US Presidential polls 2016: Donald Trump, Hillary Clinton tipped to win as New York votes
Republican Donald Trump and Democrat Hillary Clinton on Tuesday looked set for solidifying their presidential front-runner status after suffering a series of losses recently as polling began in the potentially game-changing New York state primary.
New York: Republican Donald Trump and Democrat Hillary Clinton on Tuesday looked set for solidifying their presidential front-runner status after suffering a series of losses recently as polling began in the potentially game-changing New York state primary.
All the presidential hopefuls packed in back-to-back campaign stops, making final pitches before voters ahead of the crucial primary election.
Democratic contenders Clinton and Bernie Sanders and their Republican rivals Trump, Ted Cruz and John Kasich toured across the state holding rallies and meeting voters yesterday, seeking to solidify their positions.
At stake are 291 Democratic delegates and 95 for Republicans.
68-year-old Clinton, the New York senator for eight years, is leading the delegate count with 1,307, while Sanders has 1,094 delegates. The one who clinches 2,383 delegates in all wins the party's nomination.
Clinton is trying to end a seven state winning streak for 74-year-old Sanders in this primary.
A total of 1,237 delegates are needed to sew up the Republican nomination at the 2016 Republican National Convention.
Trump, 69, leads in the total delegate count with 743, followed by Cruz with 543 and Kasich with 144.
Trump, who has faced defeats at the hands of Cruz recently, is desperately trying to get enough delegates to avoid a contested convention this summer.
For Trump, a win in New York would be his first since he won the Arizona Primary on March 22.
A new NBC New York/Wall Street Journal/Marist poll shows Trump will garner 54 per cent of the Republican primary voters. Ohio Governor Kasich is expected to come in second, instead of Cruz.
On the Democratic side, Clinton has a double-digit lead over her competitor Vermont Senator Sanders.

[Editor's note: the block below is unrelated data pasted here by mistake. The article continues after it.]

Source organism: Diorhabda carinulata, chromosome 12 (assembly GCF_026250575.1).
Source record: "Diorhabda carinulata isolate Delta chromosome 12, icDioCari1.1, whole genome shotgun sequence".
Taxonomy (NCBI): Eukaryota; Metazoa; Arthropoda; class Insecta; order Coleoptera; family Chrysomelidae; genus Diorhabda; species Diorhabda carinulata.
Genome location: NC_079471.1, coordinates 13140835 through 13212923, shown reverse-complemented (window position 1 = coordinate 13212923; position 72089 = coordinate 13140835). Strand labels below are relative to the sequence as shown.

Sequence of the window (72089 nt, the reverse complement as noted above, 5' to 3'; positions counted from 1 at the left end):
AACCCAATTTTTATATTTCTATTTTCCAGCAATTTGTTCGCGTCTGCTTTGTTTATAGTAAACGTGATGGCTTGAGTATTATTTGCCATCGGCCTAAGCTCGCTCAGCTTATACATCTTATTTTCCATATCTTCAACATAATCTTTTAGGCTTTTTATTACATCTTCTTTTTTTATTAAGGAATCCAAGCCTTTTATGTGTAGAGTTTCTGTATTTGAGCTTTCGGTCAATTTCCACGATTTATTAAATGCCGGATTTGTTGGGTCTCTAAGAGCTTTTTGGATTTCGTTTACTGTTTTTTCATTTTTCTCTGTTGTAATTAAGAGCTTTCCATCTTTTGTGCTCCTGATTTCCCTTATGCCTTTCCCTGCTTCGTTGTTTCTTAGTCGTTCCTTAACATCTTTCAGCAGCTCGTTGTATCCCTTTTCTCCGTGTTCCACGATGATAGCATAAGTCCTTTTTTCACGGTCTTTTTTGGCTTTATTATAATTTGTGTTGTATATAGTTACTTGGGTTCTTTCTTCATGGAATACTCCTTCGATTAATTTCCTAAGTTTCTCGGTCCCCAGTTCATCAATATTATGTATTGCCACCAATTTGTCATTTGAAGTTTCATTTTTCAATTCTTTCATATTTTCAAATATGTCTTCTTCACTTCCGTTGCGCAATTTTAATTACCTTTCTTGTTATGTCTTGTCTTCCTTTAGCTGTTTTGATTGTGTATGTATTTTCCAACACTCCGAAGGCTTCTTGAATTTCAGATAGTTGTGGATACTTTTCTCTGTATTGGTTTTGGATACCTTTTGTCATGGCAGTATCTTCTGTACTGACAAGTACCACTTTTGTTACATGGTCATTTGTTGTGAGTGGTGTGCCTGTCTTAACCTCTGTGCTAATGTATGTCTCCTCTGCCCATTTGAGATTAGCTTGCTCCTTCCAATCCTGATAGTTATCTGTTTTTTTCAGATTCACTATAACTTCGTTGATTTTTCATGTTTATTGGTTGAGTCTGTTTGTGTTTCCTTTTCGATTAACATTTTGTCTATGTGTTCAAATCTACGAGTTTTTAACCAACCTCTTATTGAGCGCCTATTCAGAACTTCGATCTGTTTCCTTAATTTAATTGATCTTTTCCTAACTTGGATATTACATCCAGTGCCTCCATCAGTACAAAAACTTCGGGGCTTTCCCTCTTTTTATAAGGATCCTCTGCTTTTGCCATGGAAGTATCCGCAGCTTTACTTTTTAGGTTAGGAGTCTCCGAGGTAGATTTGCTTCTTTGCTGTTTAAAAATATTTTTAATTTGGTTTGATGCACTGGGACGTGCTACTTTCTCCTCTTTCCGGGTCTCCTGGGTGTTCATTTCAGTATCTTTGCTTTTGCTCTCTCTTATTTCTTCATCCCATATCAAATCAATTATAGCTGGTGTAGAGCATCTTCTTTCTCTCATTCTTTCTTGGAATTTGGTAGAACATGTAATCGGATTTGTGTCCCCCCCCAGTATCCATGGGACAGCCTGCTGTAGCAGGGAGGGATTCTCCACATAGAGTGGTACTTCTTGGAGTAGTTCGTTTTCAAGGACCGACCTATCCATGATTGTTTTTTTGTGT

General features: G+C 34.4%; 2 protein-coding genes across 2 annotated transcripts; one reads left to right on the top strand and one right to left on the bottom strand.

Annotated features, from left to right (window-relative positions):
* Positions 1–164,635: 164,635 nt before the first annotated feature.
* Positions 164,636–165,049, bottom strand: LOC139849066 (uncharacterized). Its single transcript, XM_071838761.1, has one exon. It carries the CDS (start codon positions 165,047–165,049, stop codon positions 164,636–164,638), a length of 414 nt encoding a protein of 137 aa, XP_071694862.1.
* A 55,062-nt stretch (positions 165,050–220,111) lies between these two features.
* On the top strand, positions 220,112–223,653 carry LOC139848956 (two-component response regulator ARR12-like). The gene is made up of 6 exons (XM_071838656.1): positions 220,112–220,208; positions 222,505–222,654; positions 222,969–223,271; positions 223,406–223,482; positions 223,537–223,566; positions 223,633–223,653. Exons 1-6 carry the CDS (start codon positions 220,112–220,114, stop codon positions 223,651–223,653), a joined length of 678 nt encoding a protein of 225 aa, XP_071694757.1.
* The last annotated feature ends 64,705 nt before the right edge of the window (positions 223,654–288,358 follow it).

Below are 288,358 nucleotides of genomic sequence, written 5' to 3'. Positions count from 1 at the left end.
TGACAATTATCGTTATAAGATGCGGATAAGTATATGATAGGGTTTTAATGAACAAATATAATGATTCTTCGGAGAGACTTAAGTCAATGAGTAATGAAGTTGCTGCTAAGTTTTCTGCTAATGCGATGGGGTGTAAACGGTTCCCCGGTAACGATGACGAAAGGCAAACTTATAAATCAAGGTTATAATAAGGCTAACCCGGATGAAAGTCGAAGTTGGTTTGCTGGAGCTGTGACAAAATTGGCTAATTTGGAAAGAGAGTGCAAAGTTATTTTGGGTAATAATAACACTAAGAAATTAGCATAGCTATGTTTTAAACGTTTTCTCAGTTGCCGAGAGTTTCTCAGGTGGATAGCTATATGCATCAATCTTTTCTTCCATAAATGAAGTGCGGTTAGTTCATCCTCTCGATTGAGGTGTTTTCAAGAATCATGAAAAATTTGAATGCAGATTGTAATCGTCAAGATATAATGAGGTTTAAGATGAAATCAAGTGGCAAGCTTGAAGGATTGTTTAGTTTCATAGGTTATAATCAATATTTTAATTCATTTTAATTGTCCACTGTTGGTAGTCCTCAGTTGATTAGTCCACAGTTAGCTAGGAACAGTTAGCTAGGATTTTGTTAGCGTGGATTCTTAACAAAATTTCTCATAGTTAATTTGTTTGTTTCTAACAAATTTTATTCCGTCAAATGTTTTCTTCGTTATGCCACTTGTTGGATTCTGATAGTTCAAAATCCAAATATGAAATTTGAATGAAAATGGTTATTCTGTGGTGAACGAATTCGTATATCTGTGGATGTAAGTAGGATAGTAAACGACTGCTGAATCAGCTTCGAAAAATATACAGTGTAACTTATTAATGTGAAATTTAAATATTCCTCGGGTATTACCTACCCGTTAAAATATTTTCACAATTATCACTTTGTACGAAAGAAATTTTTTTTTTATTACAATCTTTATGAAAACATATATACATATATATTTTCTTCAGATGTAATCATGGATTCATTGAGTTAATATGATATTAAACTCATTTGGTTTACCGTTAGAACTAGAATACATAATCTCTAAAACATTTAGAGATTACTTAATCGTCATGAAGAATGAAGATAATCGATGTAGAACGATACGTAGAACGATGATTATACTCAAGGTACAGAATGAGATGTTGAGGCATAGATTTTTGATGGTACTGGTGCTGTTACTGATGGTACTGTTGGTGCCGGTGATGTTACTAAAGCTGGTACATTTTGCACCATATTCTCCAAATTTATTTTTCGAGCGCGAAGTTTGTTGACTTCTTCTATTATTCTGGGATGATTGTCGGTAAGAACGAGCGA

However, nationally, Republican presidential front-runner Trump has the support of a record 40 per cent Republican voters while Clinton is engaged in a tough contest with Sanders, according to a latest poll.
Trump has the support of 40 per cent of the Republican primary voters and is followed closely by Senator Cruz with 35 per cent and Ohio Governor John Kasich with 24 per cent, according to a latest opinion poll by NBC News and The Wall Street Journal.
Meanwhile, in the Democratic party, Sanders (46.3 per cent) has all but eliminated Clinton's (47.7 per cent) primary polling lead, it said.
While Trump would need as many votes as possible, he will not be getting two from his own family.
Since only registered voters from participating parties may vote, Trump's children Eric and Ivanka Trump missed the deadline to register with a political party, making them ineligible to cast ballots for the billionaire businessman.
Clinton sought support of the minorities and women doing her various stops across the city.
"Whether it's Chinese government policy in the past, for one child and forced abortions and sterilisation, or the policies of the communist regime in Romania, with forced childbearing, we cannot, we must not, ever let governments and politicians make those decisions," Clinton told her supporters.
"And as long as I'm around, we never will," she said.
Sanders called on New Yorkers to come out and vote, saying he needs their support to achieve job growth and hold corporations who ship jobs abroad accountable.
"My experience has been, in this campaign so far, is that we win when the turnout is high. We lose when the turnout is low. Tomorrow, let us all do everything we can to make sure that New
York State has the largest turnout in a Democratic primary in its history," Sanders told a cheering crowd in Long Island City.
"Tomorrow, New York State can help take this country a giant step forward for the political revolution. Let's do it.
"I just want to say a word to thank all of you for the courage to stand up for justice and against corporate greed," Sanders said.
"We will not tolerate large profitable corporations sending jobs to low-wage countries, throwing American workers out on the street, cutting back on health care benefits, and then paying their CEO USD 18 million a year," he said.